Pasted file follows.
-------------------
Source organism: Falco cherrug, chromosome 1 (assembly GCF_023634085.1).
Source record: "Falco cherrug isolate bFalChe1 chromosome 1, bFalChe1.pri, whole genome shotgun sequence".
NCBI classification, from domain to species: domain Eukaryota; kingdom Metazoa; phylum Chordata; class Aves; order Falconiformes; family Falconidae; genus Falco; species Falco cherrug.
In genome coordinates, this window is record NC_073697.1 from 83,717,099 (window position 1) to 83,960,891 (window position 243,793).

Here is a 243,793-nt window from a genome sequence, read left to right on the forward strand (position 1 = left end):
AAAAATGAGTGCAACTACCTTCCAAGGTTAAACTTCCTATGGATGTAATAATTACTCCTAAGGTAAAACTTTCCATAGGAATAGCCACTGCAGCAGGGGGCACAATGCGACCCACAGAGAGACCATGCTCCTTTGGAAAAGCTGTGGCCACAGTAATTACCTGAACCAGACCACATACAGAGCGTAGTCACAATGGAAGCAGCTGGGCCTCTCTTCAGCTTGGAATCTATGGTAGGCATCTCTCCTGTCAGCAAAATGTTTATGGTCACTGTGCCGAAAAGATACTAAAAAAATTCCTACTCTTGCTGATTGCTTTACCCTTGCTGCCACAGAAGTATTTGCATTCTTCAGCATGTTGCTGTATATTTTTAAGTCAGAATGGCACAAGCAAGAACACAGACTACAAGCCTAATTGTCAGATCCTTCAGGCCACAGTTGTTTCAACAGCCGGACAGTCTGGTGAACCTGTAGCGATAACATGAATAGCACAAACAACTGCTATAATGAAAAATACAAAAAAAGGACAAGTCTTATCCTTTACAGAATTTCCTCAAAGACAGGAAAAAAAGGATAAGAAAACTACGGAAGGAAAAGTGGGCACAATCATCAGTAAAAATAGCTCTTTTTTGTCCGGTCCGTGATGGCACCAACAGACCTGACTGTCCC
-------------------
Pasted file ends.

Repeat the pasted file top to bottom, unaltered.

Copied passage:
Source organism: Falco cherrug, chromosome 1 (assembly GCF_023634085.1).
Source record: "Falco cherrug isolate bFalChe1 chromosome 1, bFalChe1.pri, whole genome shotgun sequence".
NCBI classification, from domain to species: domain Eukaryota; kingdom Metazoa; phylum Chordata; class Aves; order Falconiformes; family Falconidae; genus Falco; species Falco cherrug.
In genome coordinates, this window is record NC_073697.1 from 83,717,099 (window position 1) to 83,960,891 (window position 243,793).

Here is a 243,793-nt window from a genome sequence, read left to right on the forward strand (position 1 = left end):
AAAAATGAGTGCAACTACCTTCCAAGGTTAAACTTCCTATGGATGTAATAATTACTCCTAAGGTAAAACTTTCCATAGGAATAGCCACTGCAGCAGGGGGCACAATGCGACCCACAGAGAGACCATGCTCCTTTGGAAAAGCTGTGGCCACAGTAATTACCTGAACCAGACCACATACAGAGCGTAGTCACAATGGAAGCAGCTGGGCCTCTCTTCAGCTTGGAATCTATGGTAGGCATCTCTCCTGTCAGCAAAATGTTTATGGTCACTGTGCCGAAAAGATACTAAAAAAATTCCTACTCTTGCTGATTGCTTTACCCTTGCTGCCACAGAAGTATTTGCATTCTTCAGCATGTTGCTGTATATTTTTAAGTCAGAATGGCACAAGCAAGAACACAGACTACAAGCCTAATTGTCAGATCCTTCAGGCCACAGTTGTTTCAACAGCCGGACAGTCTGGTGAACCTGTAGCGATAACATGAATAGCACAAACAACTGCTATAATGAAAAATACAAAAAAAGGACAAGTCTTATCCTTTACAGAATTTCCTCAAAGACAGGAAAAAAAGGATAAGAAAACTACGGAAGGAAAAGTGGGCACAATCATCAGTAAAAATAGCTCTTTTTTGTCCGGTCCGTGATGGCACCAACAGACCTGACTGTCCC